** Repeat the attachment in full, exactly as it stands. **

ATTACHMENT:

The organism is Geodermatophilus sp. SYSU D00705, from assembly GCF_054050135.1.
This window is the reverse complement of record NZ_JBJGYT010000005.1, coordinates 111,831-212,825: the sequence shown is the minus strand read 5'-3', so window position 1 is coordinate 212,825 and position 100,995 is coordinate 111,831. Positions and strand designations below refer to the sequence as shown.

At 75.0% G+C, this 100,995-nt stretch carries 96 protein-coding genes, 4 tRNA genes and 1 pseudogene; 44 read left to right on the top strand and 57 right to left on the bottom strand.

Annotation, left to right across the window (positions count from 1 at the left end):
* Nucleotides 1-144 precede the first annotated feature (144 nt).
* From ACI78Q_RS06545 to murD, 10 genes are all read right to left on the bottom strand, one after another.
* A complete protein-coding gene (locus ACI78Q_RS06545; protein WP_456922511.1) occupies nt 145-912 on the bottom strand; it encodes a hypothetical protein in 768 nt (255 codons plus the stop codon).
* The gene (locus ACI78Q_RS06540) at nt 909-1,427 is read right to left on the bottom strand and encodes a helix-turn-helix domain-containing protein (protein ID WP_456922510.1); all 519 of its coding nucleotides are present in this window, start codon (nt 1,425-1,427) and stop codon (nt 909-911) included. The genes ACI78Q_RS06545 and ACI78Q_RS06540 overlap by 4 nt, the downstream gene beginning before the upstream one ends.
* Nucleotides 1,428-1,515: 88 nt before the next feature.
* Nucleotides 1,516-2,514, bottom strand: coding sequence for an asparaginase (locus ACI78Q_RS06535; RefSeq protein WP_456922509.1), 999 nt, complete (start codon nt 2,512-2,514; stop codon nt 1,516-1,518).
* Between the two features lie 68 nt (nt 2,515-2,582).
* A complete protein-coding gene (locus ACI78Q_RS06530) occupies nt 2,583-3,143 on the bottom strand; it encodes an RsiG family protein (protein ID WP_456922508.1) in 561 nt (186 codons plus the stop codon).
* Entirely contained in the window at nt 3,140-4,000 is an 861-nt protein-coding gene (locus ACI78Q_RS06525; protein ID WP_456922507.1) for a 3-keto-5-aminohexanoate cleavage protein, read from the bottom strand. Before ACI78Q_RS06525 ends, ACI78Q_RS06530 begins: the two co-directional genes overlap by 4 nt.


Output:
The organism is Geodermatophilus sp. SYSU D00705, from assembly GCF_054050135.1.
This window is the reverse complement of record NZ_JBJGYT010000005.1, coordinates 111,831-212,825: the sequence shown is the minus strand read 5'-3', so window position 1 is coordinate 212,825 and position 100,995 is coordinate 111,831. Positions and strand designations below refer to the sequence as shown.

At 75.0% G+C, this 100,995-nt stretch carries 96 protein-coding genes, 4 tRNA genes and 1 pseudogene; 44 read left to right on the top strand and 57 right to left on the bottom strand.

Annotation, left to right across the window (positions count from 1 at the left end):
* Nucleotides 1-144 precede the first annotated feature (144 nt).
* From ACI78Q_RS06545 to murD, 10 genes are all read right to left on the bottom strand, one after another.
* A complete protein-coding gene (locus ACI78Q_RS06545; protein WP_456922511.1) occupies nt 145-912 on the bottom strand; it encodes a hypothetical protein in 768 nt (255 codons plus the stop codon).
* The gene (locus ACI78Q_RS06540) at nt 909-1,427 is read right to left on the bottom strand and encodes a helix-turn-helix domain-containing protein (protein ID WP_456922510.1); all 519 of its coding nucleotides are present in this window, start codon (nt 1,425-1,427) and stop codon (nt 909-911) included. The genes ACI78Q_RS06545 and ACI78Q_RS06540 overlap by 4 nt, the downstream gene beginning before the upstream one ends.
* Nucleotides 1,428-1,515: 88 nt before the next feature.
* Nucleotides 1,516-2,514, bottom strand: coding sequence for an asparaginase (locus ACI78Q_RS06535; RefSeq protein WP_456922509.1), 999 nt, complete (start codon nt 2,512-2,514; stop codon nt 1,516-1,518).
* Between the two features lie 68 nt (nt 2,515-2,582).
* A complete protein-coding gene (locus ACI78Q_RS06530) occupies nt 2,583-3,143 on the bottom strand; it encodes an RsiG family protein (protein ID WP_456922508.1) in 561 nt (186 codons plus the stop codon).
* Entirely contained in the window at nt 3,140-4,000 is an 861-nt protein-coding gene (locus ACI78Q_RS06525; protein ID WP_456922507.1) for a 3-keto-5-aminohexanoate cleavage protein, read from the bottom strand. Before ACI78Q_RS06525 ends, ACI78Q_RS06530 begins: the two co-directional genes overlap by 4 nt.